By Antonio Karlović (University of Zagreb)
The governing center-right HDZ, led by incumbent PM Andrej Plenković, achieved a landslide victory in Sunday’s parliamentary elections in Croatia which will enable them to almost single-handedly form a stable government.
A rush to the polls
While most countries were postponing or even canceling elections because of the COVID-19 pandemic, Croatia decided to hold its national elections (that were expected to take place in autumn) earlier than planned. The official explanation for this rush to polls was the belief that the novel coronavirus will spread slower during the summer and that it will therefore be safer to hold the election then than in autumn when most experts predict a second wave of the epidemic to occur. However, almost everyone would agree that the plan of the governing party (the center right HDZ and its leader, current PM Andrej Plenković) to quickly harvest its rise in popularity following its arguably successful handling of the first wave of the pandemic was at least as, if not more, important in deciding the election date. In an almost ironic twist of fate, both conditions were turned around as the number of infections started to dramatically rise and HDZ’s popularity (hit earlier by a series of corruption arrests of a high-level HDZ official) accordingly decreased in the two weeks before the election.
On the other side of the ring: the center-left Restart coalition led by the Social Democratic Party or SDP (with an uncharismatic Davor Bernardić as its PM candidate) was seemingly gaining momentum in the polls. However, it was clear that it could hardly achieve a parliamentary majority and form a stable government alone. Therefore, all eyes turned to the other options that were expected to enter parliament, in order to determine who will strike a post-election coalition deal. The presumed third political power was the Homeland Movement, a coalition of far-right parties led by Miroslav Škoro, a popular Croatian folk singer-songwriter who in the year before took third place with almost 25% of votes in the Croatian Presidential election. Other political options were expected to finish far behind the three above mentioned. Although Škoro ran both his 2019 and 2020 campaign in a very hostile tone towards the HDZ, his political past (N.B. for decades he was a HDZ member, once their MP, and also their mayoral candidate for the city of Osijek) and clearly right-leaning political views made it clear that he would be open to forming a coalition with the HDZ. But will that be enough – will the HDZ and Škoro have enough MPs to form a majority (of at least 76 MPs)? If not, who will? Those were the main questions leading to election day, 5.7.2020, in Croatia.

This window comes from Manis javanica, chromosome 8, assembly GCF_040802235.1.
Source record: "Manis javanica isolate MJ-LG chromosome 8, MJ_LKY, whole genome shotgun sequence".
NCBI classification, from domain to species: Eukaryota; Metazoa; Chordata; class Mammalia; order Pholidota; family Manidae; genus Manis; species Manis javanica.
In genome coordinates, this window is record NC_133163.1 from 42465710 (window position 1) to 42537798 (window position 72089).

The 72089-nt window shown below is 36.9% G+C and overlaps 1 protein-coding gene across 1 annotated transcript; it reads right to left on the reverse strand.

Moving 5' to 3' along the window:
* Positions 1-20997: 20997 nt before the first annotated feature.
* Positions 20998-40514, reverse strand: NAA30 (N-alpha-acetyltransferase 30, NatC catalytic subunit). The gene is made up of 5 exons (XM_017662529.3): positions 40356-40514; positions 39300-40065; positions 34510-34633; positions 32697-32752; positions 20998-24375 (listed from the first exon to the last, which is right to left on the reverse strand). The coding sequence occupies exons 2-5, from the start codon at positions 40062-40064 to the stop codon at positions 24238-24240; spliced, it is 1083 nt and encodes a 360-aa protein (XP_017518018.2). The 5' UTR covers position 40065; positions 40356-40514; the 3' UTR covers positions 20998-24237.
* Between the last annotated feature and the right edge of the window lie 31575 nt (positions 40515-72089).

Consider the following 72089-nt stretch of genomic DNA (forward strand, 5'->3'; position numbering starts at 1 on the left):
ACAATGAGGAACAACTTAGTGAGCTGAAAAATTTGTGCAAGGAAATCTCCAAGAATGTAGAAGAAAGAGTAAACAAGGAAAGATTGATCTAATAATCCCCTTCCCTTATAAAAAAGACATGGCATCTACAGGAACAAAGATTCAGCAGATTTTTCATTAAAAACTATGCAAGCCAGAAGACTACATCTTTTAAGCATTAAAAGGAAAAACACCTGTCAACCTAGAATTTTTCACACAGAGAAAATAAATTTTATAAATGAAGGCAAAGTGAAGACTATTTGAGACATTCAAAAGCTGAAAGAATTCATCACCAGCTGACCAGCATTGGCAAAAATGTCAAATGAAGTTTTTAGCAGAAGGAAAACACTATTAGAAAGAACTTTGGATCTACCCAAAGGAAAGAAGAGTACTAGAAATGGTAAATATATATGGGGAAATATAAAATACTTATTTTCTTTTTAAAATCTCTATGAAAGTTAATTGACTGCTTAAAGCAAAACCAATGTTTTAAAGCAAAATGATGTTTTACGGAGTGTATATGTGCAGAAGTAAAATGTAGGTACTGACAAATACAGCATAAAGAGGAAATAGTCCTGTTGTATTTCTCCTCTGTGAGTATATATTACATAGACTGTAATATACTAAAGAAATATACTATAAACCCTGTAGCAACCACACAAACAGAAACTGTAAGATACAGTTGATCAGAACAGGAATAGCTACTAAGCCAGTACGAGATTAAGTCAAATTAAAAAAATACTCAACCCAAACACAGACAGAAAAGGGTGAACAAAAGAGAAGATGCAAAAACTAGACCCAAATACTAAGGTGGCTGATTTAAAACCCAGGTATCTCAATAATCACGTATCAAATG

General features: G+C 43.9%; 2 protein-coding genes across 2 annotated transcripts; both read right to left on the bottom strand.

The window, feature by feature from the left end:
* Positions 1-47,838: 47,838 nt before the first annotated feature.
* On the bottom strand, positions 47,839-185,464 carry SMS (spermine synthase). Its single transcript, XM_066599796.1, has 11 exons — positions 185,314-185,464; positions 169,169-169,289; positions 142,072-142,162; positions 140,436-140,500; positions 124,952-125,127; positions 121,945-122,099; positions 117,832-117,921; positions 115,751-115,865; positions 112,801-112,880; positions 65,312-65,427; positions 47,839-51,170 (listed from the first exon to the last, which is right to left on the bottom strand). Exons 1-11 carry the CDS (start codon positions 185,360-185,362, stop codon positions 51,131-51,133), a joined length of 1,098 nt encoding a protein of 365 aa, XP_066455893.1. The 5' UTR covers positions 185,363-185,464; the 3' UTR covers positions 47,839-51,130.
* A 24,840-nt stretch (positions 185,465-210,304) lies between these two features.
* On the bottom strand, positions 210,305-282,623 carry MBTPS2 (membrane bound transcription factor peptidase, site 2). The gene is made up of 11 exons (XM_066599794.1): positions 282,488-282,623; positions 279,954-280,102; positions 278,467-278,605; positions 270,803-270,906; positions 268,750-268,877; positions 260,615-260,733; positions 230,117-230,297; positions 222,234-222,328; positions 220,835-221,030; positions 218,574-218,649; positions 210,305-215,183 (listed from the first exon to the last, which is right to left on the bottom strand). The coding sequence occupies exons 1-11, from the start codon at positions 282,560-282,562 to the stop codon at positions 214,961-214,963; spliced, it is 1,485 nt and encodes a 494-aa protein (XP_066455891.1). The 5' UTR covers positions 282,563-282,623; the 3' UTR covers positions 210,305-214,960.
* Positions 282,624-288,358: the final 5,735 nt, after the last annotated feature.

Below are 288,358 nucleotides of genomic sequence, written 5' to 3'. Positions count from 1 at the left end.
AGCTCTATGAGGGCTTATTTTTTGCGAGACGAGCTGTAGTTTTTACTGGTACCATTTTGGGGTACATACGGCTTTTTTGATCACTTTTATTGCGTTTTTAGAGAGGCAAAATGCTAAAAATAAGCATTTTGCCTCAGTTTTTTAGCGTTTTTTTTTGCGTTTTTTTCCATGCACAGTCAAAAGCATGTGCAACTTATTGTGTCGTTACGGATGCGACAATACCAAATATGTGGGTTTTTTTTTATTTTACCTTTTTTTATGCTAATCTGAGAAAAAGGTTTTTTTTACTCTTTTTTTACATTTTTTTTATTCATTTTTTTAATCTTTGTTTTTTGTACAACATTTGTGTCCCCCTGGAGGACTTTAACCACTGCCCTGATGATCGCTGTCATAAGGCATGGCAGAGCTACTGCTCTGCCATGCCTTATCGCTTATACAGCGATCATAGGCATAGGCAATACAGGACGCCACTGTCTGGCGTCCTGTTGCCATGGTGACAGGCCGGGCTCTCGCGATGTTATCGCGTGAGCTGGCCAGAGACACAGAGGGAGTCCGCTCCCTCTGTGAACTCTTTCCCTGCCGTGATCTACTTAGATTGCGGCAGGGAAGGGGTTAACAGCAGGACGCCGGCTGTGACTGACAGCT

Against most expectations, the results offered a surprisingly swift resolution to all mentioned doubts. With 66 (of 151) seats in the parliament, the governing HDZ left the Restart coalition (which won only 41 seats) a distant second. This result will enable incumbent PM Andrej Plenković to easily arrange a comfortable parliamentary coalition with the 8 national minority MPs who traditionally go along with the majority in the Parliament in addition to 2 MPs from two branches of the liberal HNS party who have already in the campaign clearly stated that they will support a HDZ government. Most importantly, Plenković will not have to worry about negotiating a difficult deal with Škoro’s Homeland movement (which won 15 seats).